• This is NOT a depiction of the Blood River battle
  • Considering the results – the Afrikaners took the outcome to be proof of God’s will for them to settle in these lands.
  • This is a brief and biased overview – if you want a more rational view read South Africa, A Modern History – Rodney Davenport and Christopher Saunders.
  • Shows a British history of tweaking boundaries to suit their interests Also Afrikaner “imperialism – Swaziland - New Republic Point out – Kimberly, Mafeking “jogs”
  • Stephanus Johannes Paulus Kruger ( 10 October 1825 – 14 July 1904 ), better known a s Pa ul Kruger and fondly known as Oom Paul ( Afrikaans for "Uncle Paul ") was a prominent Boer resistance leader against Bri tish rule and president of the Tran svaal R epublic in South Africa . A ccording to legen d, he was named Ma melodi'a Tshwane ( Tswa na for "whis tler of the Apies river") by the inhabitants of the Tshwane area for his a bility to whistle and imitate bird calls. Following the annexation o f the T ransvaal by Britain in 1877 , Kruger became the leader of the resistance movement. During the same year, he vi sited B ritain for the first time as leader of a deputation. In 1878 , he was part of a second deputation. A highlight of his visit to Europe was when he ascended in a hot a ir b alloon and saw Paris from the air. The First Boer War , also known as t he "Wa r of Independence", started in 18 80 , and the Bri tish forces were defeate d in the decisive battle at M ajuba in 1881 . Once again, Kruger played an important role in the negotiations wit h th e British, which led to the restoration of the Transvaal's independen ce und er British suz erainty. *Zuid-Afrikaansche Republik
  • The Battle of Majuba, 27 February 1881 The South African Military History Society http://rapidttp.com/milhist/vol052gr.html Colley also wrote as follows, '... I would gladly give you the Pretoria column, but I must push on there myself to assume the government, and the force is hardly large enough for two generals when all the rest of the command is left without one; the more so as there will be three generals when we reach Pretoria, as Bellairs has been given rank of brigadier-general. You will also, I am sure, understand that I mean to take the Nek myself!'(1) The important aspect of this letter is the last sentence - Colley's determination to have the honour of personally defeating the Boers at Laingsnek.
  • The force consisted of two companies 58th Regiment (170), two companies 3/60th Rifles (140), three companies 92nd (Gordon Highlanders) (180), and one company Royal Naval Brigade (64) - in all about 554 riflemen.
  • On 6 March Evelyn Wood met Joubert at O'Neill's Cottage, below Majuba, just off the present Durban- Johannesburg road, close to Laingsnek, where provisional peace terms were discussed. The negotiations were delayed and often heated. Paul Kruger joined the conference and held out for complete independence. The deadlock was only overcome when President Brand arrived and interceded. The terms of the truce of O'Neill's Cottage were finally ratified in August 1881.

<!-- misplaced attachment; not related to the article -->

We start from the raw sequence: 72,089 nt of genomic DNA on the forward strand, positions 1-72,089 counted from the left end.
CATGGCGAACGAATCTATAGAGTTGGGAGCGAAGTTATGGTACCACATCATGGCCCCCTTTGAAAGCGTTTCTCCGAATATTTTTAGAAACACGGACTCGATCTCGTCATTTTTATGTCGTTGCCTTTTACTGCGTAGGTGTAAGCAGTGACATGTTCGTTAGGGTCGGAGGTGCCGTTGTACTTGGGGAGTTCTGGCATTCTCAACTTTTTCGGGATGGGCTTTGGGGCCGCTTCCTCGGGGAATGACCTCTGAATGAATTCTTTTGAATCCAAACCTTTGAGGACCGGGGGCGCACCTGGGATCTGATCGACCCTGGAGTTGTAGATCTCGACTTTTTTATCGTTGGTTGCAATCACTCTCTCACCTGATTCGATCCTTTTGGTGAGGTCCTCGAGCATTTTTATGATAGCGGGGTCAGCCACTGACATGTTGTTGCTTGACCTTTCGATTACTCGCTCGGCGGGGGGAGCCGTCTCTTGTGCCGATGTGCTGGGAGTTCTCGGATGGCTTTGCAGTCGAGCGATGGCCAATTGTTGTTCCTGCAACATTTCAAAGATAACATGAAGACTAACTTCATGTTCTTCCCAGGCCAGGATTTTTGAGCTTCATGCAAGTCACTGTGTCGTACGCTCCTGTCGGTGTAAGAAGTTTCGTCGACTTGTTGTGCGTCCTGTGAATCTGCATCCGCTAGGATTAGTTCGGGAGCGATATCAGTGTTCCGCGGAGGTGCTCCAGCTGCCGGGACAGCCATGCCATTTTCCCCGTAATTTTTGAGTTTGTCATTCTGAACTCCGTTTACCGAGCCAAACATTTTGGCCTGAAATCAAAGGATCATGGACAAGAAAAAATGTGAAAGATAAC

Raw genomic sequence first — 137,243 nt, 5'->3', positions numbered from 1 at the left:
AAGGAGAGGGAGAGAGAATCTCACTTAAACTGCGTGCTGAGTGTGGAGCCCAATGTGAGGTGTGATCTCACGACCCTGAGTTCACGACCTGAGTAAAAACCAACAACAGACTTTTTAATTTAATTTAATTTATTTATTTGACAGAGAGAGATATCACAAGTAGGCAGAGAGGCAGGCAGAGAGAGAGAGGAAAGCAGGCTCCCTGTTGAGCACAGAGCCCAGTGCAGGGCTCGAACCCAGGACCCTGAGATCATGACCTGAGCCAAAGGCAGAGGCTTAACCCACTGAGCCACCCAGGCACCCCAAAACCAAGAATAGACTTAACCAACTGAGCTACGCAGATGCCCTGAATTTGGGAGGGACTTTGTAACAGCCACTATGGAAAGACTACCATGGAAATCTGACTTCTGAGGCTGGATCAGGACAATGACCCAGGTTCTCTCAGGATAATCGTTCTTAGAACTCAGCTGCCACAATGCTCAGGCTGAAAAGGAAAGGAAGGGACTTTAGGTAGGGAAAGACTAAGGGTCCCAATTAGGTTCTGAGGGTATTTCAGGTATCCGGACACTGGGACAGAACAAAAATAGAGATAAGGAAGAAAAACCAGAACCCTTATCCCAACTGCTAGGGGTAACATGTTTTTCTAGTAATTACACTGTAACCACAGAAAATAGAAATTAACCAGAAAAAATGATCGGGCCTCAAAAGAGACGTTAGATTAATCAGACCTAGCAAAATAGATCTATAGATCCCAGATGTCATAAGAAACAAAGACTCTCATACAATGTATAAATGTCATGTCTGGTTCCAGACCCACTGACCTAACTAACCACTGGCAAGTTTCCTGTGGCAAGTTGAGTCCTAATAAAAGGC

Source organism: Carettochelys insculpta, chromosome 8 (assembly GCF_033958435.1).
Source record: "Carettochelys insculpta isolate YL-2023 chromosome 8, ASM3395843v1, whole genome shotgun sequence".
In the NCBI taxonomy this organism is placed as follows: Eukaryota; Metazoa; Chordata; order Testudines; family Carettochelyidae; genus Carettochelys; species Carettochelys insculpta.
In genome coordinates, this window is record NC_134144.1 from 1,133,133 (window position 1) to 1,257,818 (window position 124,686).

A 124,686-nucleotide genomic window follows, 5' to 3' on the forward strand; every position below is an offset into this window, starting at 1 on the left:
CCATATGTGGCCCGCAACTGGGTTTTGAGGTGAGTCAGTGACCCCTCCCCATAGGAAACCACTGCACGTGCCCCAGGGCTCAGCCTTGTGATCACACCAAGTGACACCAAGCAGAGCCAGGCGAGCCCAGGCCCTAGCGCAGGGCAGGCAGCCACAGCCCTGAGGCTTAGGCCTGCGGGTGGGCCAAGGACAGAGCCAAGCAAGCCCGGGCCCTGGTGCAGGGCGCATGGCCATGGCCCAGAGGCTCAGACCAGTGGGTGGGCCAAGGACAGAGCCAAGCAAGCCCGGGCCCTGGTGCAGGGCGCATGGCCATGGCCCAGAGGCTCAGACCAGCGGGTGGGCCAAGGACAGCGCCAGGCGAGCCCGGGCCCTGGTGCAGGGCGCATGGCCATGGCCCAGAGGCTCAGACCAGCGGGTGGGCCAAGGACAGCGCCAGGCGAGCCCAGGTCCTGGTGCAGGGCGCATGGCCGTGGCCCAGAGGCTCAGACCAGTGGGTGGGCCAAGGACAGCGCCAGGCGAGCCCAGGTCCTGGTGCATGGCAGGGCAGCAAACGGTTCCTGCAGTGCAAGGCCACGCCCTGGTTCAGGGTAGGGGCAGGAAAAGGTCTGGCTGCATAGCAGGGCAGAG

• 'Thanksgiving in Boer Camp after signing of Peace' from a drawing by Artist-War-Correspondent Melton Prior for Illustrated London News. Majuba can be seen in the background. The rifles are interesting. The Boer on the left side of picture has a .577/.450 Martini-Henry, as does the man behind Preacher's right hand. The lever behind the trigger-guard on the latter rifle can be clearly discerned.
  • Lets jump ahead and get to the subject – The Second Anglo-Boer war.
  • Cecil Rhodes in conjunction with other powerful figures, including the British Secretary of Colonies - Joseph Chamberlain and several of the “Rand Lords” had concocted a plan to seize control of the troublesome Boer Republics; the South African Republic, also called the Transvaal – and the Orange Free State. This was the famous Raid - led by Dr. Leander Starr Jameson and consisting of about 450 Charted Company Police - Rhodesian Mounted police - and around 150 troops recruited from nearby Mafeking. They were going to Jo’burg and support an uprising by the Uitlanders, thereby helping to take over the country from the Boers. Who were the Uitlanders? Who were the Rand Lords? Well, let’s take a brief step back in time again;
  • When diamonds were discovered in Kimberly, Britain annexed Kimberly and the section of land, which had been nominally a part of the Orange Free State, into the Cape Colony - under British rule. Over a period of about 30 years with the ebb & flow of British parliaments and politics, Britain had annexed the Free State and the Transvaal and then given them both limited independence. In 1877 Britain once again proclaimed Transvaal as a colony. - only to lose it in the brief 1st Boer War. The diamonds and gold attracted thousands of prospectors and others from all over the world - although primarily Britain. There were also Cape Afrikaners, Germans, French – others from many places in Europe, America and Australia. These “Uitlanders” or foreigners began to outnumber the Boers in the Transvaal and many began to demand equal franchise.